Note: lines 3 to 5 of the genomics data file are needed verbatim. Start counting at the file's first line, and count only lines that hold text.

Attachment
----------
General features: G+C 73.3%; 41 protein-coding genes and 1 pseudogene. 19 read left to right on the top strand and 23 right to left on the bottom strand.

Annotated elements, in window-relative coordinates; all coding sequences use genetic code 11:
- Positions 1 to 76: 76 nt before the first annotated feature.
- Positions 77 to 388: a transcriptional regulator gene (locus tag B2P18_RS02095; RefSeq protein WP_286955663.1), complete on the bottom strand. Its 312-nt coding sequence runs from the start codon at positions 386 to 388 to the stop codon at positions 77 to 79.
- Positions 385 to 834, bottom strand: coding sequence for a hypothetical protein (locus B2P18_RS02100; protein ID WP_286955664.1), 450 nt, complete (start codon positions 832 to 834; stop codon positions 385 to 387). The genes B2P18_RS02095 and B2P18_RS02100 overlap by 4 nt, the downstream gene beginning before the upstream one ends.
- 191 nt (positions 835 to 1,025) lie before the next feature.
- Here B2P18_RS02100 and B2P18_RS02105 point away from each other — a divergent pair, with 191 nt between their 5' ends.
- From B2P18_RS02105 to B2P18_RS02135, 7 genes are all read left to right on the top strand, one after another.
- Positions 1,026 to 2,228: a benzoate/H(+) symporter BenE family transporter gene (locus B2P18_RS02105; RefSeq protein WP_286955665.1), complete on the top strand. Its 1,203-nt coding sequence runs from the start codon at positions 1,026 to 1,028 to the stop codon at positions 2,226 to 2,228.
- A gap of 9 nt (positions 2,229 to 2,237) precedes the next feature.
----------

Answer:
- Positions 1 to 76: 76 nt before the first annotated feature.
- Positions 77 to 388: a transcriptional regulator gene (locus tag B2P18_RS02095; RefSeq protein WP_286955663.1), complete on the bottom strand. Its 312-nt coding sequence runs from the start codon at positions 386 to 388 to the stop codon at positions 77 to 79.
- Positions 385 to 834, bottom strand: coding sequence for a hypothetical protein (locus B2P18_RS02100; protein ID WP_286955664.1), 450 nt, complete (start codon positions 832 to 834; stop codon positions 385 to 387). The genes B2P18_RS02095 and B2P18_RS02100 overlap by 4 nt, the downstream gene beginning before the upstream one ends.